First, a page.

My intention is not to improve on nature but to know it – not as a spectator but as a participant. I do not wish to mimic nature, but to draw on the energy that drives it so that it drives my work also. My art is unmistakably the work of a person – I would not want it otherwise – it celebrates my human nature and a need to be physically and spiritually bound to the earth. I feel a deep insecurity in nature - a fragile, unpredictable and violent energy. The black holes and cracks are windows into that energy.
A stone is passive, a witness to the place in which it sits; it is a focus, the core, the remains of something that was larger; its movement is one of erosion . . . A tree is an active part of its place, it makes that place richer and is an indication of the way something can change a place – in this respect it is a lesson to me about my own life as a sculptor. Leaves are for Goldsworthy generated from the tree’s core. They are the tree’s senses, an expression of its vigour.
Time and change are connected to place. Real change is best understood by staying in one place. I have found and worked with red in many countries and talked of it as the earth’s vein – a descriptive confirmed by the realization that the earth and stone are red because of their iron content which is also why our blood is red. The beauty of the red is its connection to life – underwritten by fragility, pain and violence – words that I would have to use in describing beauty itself. This sense of life draws me to nature, but with it also comes an equally strong sense of death. I cannot walk far before seeing something dead and decaying. It would be wrong to describe it simply as decay – the work is changing and becoming something else.
For me, looking, touching, material, place and form are all inseparable from the resulting work. It is difficult to say where one stops and another begins. Place is found by walking, direction determined by weather and season. I take the opportunities each day offers: if it is snowing, I work with snow, at leaf-fall it will be with leaves; a blown-over tree becomes a source of twigs and branches. Movement, change, light, growth and decay are the lifeblood of nature, the energies that I try to tap through my work. I need the shock of touch, the resistance of place, materials and weather, the earth as my source. I want to get under the surface.
When I work with a leaf, rock, stick, it is not just that material in itself, it is an opening into the processes of life within and around it. The energy and space around a material are as important as the energy and space within. The weather – rain, sun, snow, hail, mist, calm – is that external space made visible. When I touch a rock, I am touching and working the space around it. It is not independent of its surrounding and the way it sits tells how it came to be there. In an effort to understand why that rock is there and where it is going, I must work with it in the area in which I found it. I have become aware of how nature is in a state of change and how that change is the key to understanding. I want my art to be sensitive and alert to changes in material, season and weather. Each work grows, stays, decays – integral parts of a cycle which the photograph shows at its height, marking the moment when the work is most alive. Transience in my work reflects what I find in nature.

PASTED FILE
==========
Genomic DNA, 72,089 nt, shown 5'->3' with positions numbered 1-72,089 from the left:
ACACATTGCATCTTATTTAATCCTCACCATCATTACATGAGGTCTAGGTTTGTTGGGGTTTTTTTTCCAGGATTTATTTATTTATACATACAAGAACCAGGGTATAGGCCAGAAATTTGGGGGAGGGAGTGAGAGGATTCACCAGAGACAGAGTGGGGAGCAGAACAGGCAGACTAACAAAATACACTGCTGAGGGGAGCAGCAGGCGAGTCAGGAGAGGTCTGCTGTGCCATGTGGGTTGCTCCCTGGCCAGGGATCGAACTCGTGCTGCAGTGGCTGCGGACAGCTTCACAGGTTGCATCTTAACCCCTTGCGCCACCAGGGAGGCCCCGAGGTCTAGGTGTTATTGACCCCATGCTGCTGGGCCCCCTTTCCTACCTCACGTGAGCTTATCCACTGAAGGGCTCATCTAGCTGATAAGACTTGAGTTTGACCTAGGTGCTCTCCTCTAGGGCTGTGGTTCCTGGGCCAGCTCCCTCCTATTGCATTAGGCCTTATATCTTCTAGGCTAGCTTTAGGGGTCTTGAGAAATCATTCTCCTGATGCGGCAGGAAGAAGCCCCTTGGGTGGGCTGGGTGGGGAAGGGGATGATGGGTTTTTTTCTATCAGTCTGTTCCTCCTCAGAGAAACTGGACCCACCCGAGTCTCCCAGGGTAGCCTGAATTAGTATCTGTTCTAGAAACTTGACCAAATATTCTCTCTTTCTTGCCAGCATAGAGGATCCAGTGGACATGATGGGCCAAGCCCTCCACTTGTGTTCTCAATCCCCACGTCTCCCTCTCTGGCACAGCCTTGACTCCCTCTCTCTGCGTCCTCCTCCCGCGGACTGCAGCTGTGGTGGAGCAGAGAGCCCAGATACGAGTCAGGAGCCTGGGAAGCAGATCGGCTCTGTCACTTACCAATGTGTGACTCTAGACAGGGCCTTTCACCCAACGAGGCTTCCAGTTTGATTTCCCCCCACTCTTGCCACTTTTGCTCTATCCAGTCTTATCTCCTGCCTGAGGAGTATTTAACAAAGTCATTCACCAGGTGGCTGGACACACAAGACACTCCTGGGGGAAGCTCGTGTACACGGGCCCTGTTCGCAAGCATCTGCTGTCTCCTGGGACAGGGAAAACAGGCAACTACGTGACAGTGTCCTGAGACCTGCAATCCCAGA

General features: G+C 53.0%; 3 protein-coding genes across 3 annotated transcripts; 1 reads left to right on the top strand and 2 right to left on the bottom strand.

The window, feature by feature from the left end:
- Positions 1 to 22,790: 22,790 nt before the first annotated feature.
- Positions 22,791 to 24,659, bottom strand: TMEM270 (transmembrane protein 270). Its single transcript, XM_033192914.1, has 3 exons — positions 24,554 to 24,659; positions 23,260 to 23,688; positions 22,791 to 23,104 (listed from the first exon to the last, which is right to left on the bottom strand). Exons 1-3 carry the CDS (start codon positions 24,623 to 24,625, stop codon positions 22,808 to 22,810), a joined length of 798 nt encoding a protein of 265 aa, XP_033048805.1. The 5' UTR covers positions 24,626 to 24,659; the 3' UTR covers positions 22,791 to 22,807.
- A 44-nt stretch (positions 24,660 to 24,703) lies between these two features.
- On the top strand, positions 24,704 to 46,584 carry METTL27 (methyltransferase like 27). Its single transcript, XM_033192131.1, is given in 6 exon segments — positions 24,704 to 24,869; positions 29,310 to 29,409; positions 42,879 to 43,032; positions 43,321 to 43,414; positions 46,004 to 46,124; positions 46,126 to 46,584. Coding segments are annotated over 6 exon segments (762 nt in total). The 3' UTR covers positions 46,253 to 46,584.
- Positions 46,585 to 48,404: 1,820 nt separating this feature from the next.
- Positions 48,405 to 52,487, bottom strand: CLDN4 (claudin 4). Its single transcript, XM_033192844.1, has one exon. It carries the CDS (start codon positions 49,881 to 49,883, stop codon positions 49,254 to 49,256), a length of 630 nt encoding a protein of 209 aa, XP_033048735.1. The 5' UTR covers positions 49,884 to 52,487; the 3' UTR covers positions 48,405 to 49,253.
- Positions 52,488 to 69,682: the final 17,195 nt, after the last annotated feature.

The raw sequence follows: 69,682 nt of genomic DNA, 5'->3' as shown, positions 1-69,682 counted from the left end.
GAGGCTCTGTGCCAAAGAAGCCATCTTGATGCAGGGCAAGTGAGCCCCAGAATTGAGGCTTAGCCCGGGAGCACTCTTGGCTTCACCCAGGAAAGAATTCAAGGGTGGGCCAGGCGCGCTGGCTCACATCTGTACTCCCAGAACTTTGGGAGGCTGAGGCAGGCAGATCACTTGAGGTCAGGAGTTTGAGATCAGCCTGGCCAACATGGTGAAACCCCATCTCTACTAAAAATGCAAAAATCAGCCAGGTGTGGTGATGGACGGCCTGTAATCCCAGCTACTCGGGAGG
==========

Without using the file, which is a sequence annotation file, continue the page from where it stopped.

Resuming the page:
Roberta Smith, “The Met and a Guest Step Off in Opposite Directions,” The New York Times 3 Sept. 2004: 24.
 Thomas Riedelsheimer, Rivers and Tides: Andy Goldsworthy Working with Time, DVD-ROM, Mediopolis Films, 2004.
 Cathy Lebowitz, “Andy Goldsworthy at Storm King Art Center and Galerie Lelong,” Art in America 10 Oct. 2000: 175.
 James Pritchard, “Sculptor Andy Goldsworthy’s largest U.S. exhibit focuses on the arch,” The America’s Intelligence Wire 27 Jan. 2006: NA.
 Deborah Solomon, “Stone Diarist,” The New York Times 16 May 2004: 64.
 Lenore Metrick, “Disjunctions in Nature and Culture: Andy Goldsworthy,” Sculpture 22 June 2003: 5.
 Ken Johnson, “Indoor-Outdoor Relations Along the Hudson Valley,” The New York Times 21 July 2000: 33.
 Lynn Macritchie, “Residency on Earth,” Art in America Apr. 1995: 90.
 Arthur Lubow, “Andy Goldsworthy: Using nature as his canvas, the artist creates works of transcendent beauty,” Smithsonian Nov. 1995: 46.
 Terry Friedman and Andy Goldsworthy, Hand To Earth; Andy Goldsworthy Sculpture 1976-1990 (New York: Abrams, 1993) 19.
 Friedman and Goldsworthy, Hand To Earth 24.
 Friedman and Goldsworthy, Hand To Earth 54.
 Friedman and Goldsworthy, Hand To Earth 58.
 Friedman and Goldsworthy, Hand To Earth 104.
 Friedman and Goldsworthy, Hand To Earth 168.
 Jill Hollis and Ian Cameron, Stone: Andy Goldsworthy (New York: Abrams, 1994) 50.
 Jill Hollis and Ian Cameron, Stone: Andy Goldsworthy 64.
 Jill Hollis and Ian Cameron, Wood: Andy Goldsworthy (New York: Abrams, 1996) 6.
 Jill Hollis and Ian Cameron, Wood: Andy Goldsworthy 11.
 Jill Hollis and Ian Cameron, Time: Andy Goldsworthy (New York: Abrams, 2000) 25.
 Jill Hollis and Ian Cameron, Time: Andy Goldsworthy 169.
 Jill Hollis and Ian Cameron, Andy Goldsworthy: A Collaboration with Nature (New York: Abrams, 1990) 1.
 Jill Hollis and Ian Cameron, A Collaboration with Nature 3.